Iowa City, Ia. — Thirteen unidentified Iowa football players remain hospitalized with a muscle injury syndrome likely triggered by heavy workouts over the past week, university officials said Wednesday at a news conference.
Dr. John Stokes, who is not directly involved with the treatment of the athletes, said the condition, called rhabdomyolysis, is fairly common among football players and that it is typically not career-threatening.
Stokes said, however, that he had never seen as many cases at one time in his 32 years practicing internal medicine at the University of Iowa Hospital and Clinics.
“It does appear to be a little unusual, but apparently the common denominator for each of these individuals had to do with the fact that they were undergoing a workout, a heavy exercise program,” said Stokes, during a gathering at Carver-Hawkeye Arena.
Thirteen University of Iowa football players remain hospitalized after becoming ill with what the university says is a little-known muscle syndrome called rhabdomyolysis. Rhabdomyolysis occurs when muscle is destroyed and the pigment in it that makes it red, called myoglobin, gets into the kidneys and can damage them.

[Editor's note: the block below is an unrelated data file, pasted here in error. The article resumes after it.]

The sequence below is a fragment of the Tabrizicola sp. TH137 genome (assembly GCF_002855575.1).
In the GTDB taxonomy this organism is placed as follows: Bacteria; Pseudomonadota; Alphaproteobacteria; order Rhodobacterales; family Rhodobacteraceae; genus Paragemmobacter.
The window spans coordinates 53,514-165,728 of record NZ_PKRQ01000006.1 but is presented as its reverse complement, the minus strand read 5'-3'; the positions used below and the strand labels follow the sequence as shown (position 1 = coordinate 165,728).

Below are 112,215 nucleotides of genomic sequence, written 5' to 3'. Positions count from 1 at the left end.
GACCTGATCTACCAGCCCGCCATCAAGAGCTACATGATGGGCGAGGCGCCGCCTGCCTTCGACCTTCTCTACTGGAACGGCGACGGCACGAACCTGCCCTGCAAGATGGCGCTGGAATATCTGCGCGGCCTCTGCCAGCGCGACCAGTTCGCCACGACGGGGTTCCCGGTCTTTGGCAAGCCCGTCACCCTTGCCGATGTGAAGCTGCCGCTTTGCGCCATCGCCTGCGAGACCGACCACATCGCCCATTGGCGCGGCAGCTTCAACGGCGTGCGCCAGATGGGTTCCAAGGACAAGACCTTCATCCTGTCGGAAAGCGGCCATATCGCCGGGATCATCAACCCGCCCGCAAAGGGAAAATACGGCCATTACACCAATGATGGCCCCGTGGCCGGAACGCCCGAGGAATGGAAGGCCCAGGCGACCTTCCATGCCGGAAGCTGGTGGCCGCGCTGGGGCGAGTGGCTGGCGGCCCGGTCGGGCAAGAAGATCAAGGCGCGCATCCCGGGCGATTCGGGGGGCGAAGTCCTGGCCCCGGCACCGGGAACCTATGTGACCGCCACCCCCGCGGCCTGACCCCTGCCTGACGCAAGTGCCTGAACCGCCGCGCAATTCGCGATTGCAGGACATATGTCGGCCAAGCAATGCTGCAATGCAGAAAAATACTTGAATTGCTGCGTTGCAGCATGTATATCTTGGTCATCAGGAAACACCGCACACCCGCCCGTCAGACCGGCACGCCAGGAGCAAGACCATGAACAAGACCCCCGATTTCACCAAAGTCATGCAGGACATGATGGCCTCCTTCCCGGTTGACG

At a press conference on Wednesday, a spokesman said it’s unclear how the students developed the condition.
“The causes of rhabdomyolysis are extensive. There may be a hundred different causes for this problem,” said Dr. John Stokes, director of Division of Nephrology at the University of Iowa. He is not involved in the care of the players. “When it occurs in young, otherwise healthy individuals, one of the common scenarios we look for is a recent exercise.”
Stokes said that it’s unusual for so many people with different body types and genetic predispositions to come down with rhabdomyolysis at once. Although it attacks the kidneys, the condition almost always goes away.
“It does appear to be a little unusual, but apparently the common denominator for each of these individuals had to do with the fact that they were undergoing a workout, a heavy exercise program, and heavy exercise is known to produce this syndrome,” he said.
The electronic dance music business, propelled by huge festivals featuring star D.J.’s and psychedelic light shows, has grown to an estimated worth of $4.5 billion, a number that is luring both Wall Street investors and mainstream corporate sponsors. Yet a recent string of drug-related deaths has highlighted the risks not only to fans, but to the businesses looking to profit from the craze.
Since March, at least seven young people attending dance events around the country have died after exhibiting symptoms consistent with overdoses from MDMA and other so-called party drugs, often called ecstasy or molly. This month, the Electric Zoo festival on Randalls Island was shut down at the request of New York City officials after two patrons died, apparently from MDMA overdoses, officials said.
Executives say that deaths like these have the potential to scare off investors and the corporate sponsors that are eager to reach the genre’s young, affluent and technologically connected fans.